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Pediatr Pulmonol. 2006 Aug;41(8):754-8.

Prone versus supine positioning in the well preterm infant: effects on work of breathing and breathing patterns.

Author information

1
Department of Pediatrics, Schneider Children's Hospital, North Shore Long Island Jewish Health System, New Hyde Park, New York 11040, USA.

Abstract

Premature infants with respiratory distress oxygenate better and have improved breathing synchrony when they are nursed in the prone position. We investigated whether work of breathing (WOB) is decreased in the prone position in healthy premature infants nearing discharge from the neonatal intensive care unit. Nineteen convalescing premature infants in room air were studied in both supine and prone position. Positioning order was randomized. Mean birth weight was 1358 +/- 332 (SD) g, gestational age 29.7 +/- 2.1 weeks, weight at study 1757 +/- 248 g, and age at study 33.6 +/- 1.4 days. Calibrated respiratory inductance plethysmography (RIP) was used to measure tidal volume; an esophageal catheter estimated pleural pressure. Inspiratory, elastic, and resistive WOB were calculated and were unaffected by prone versus supine positioning (P = 0.46, 0.36, and 0.87, respectively). Similarly, respiratory rate, tidal volume, minute ventilation, and lung compliance did not differ between positions. These data suggest that sleep position recommendations for healthy premature infants discharged home without oxygen should be no different than for term infants.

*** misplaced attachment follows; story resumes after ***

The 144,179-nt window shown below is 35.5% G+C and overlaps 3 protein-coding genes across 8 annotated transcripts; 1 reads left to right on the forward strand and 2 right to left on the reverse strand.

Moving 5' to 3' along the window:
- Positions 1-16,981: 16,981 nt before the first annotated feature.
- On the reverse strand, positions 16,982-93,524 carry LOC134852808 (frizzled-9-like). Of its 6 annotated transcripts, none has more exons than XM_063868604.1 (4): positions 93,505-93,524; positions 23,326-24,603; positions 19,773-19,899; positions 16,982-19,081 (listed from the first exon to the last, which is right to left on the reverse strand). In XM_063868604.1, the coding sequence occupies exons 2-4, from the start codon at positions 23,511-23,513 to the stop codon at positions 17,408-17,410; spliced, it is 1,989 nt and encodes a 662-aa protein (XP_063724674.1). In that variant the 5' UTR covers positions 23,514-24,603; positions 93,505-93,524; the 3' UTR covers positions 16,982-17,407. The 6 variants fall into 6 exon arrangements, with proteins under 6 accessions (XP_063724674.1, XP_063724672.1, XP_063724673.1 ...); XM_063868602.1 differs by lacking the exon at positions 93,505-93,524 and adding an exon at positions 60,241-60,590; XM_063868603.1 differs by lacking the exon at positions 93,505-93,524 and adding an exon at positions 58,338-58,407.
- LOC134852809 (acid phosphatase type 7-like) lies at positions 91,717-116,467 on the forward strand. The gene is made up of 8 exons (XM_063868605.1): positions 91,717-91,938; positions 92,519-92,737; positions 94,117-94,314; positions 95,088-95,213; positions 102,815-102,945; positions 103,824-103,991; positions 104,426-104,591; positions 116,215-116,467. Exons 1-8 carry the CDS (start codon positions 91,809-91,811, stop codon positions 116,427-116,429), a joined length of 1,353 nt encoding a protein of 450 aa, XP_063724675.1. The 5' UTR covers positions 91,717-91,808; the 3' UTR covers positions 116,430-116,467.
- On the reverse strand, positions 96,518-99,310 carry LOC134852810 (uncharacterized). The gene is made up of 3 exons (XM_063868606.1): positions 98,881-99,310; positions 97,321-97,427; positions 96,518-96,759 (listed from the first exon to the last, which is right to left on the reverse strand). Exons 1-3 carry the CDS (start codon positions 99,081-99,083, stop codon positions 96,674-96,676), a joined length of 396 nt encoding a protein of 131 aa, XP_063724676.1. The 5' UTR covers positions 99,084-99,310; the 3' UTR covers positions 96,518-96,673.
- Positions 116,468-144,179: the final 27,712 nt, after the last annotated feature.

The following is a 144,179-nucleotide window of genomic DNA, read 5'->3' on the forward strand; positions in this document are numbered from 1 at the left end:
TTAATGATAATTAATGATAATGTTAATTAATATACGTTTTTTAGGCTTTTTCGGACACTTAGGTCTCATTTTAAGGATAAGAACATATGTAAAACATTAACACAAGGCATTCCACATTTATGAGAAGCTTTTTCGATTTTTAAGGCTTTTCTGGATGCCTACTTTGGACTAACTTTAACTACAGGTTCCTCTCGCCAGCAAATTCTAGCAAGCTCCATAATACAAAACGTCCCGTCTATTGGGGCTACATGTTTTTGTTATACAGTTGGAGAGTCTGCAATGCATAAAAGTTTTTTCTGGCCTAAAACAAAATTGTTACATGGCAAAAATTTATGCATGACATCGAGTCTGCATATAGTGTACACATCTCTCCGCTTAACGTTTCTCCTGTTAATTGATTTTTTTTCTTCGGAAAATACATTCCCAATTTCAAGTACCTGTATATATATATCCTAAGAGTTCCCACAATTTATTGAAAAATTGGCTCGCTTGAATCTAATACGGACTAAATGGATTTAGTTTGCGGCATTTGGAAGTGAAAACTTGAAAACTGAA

PMID:
16779849
DOI:
10.1002/ppul.20435
[Indexed for MEDLINE]

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